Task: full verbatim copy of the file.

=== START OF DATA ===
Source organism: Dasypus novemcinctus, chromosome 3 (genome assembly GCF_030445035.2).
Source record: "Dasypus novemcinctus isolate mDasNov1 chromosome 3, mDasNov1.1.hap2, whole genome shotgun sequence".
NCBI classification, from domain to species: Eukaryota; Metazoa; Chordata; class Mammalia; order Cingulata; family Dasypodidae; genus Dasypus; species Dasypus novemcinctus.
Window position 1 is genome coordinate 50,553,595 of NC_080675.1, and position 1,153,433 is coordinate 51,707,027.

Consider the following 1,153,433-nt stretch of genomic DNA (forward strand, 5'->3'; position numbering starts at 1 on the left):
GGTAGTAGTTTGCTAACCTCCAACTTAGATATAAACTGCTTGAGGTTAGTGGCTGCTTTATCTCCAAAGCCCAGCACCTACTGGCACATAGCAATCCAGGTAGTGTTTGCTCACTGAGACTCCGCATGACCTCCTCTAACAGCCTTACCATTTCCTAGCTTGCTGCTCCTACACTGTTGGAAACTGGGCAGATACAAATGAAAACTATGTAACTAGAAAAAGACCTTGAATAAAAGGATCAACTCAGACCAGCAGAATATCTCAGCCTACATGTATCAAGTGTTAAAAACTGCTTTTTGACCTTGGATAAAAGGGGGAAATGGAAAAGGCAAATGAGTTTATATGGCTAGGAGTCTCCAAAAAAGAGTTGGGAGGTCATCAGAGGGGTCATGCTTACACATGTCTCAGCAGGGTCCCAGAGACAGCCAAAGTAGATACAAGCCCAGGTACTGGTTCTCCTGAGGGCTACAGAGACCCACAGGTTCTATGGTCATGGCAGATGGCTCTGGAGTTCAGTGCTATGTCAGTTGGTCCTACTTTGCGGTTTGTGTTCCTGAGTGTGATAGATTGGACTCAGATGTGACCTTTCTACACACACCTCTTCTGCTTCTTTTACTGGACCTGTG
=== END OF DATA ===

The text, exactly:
Source organism: Dasypus novemcinctus, chromosome 3 (genome assembly GCF_030445035.2).
Source record: "Dasypus novemcinctus isolate mDasNov1 chromosome 3, mDasNov1.1.hap2, whole genome shotgun sequence".
NCBI classification, from domain to species: Eukaryota; Metazoa; Chordata; class Mammalia; order Cingulata; family Dasypodidae; genus Dasypus; species Dasypus novemcinctus.
Window position 1 is genome coordinate 50,553,595 of NC_080675.1, and position 1,153,433 is coordinate 51,707,027.

Consider the following 1,153,433-nt stretch of genomic DNA (forward strand, 5'->3'; position numbering starts at 1 on the left):
GGTAGTAGTTTGCTAACCTCCAACTTAGATATAAACTGCTTGAGGTTAGTGGCTGCTTTATCTCCAAAGCCCAGCACCTACTGGCACATAGCAATCCAGGTAGTGTTTGCTCACTGAGACTCCGCATGACCTCCTCTAACAGCCTTACCATTTCCTAGCTTGCTGCTCCTACACTGTTGGAAACTGGGCAGATACAAATGAAAACTATGTAACTAGAAAAAGACCTTGAATAAAAGGATCAACTCAGACCAGCAGAATATCTCAGCCTACATGTATCAAGTGTTAAAAACTGCTTTTTGACCTTGGATAAAAGGGGGAAATGGAAAAGGCAAATGAGTTTATATGGCTAGGAGTCTCCAAAAAAGAGTTGGGAGGTCATCAGAGGGGTCATGCTTACACATGTCTCAGCAGGGTCCCAGAGACAGCCAAAGTAGATACAAGCCCAGGTACTGGTTCTCCTGAGGGCTACAGAGACCCACAGGTTCTATGGTCATGGCAGATGGCTCTGGAGTTCAGTGCTATGTCAGTTGGTCCTACTTTGCGGTTTGTGTTCCTGAGTGTGATAGATTGGACTCAGATGTGACCTTTCTACACACACCTCTTCTGCTTCTTTTACTGGACCTGTG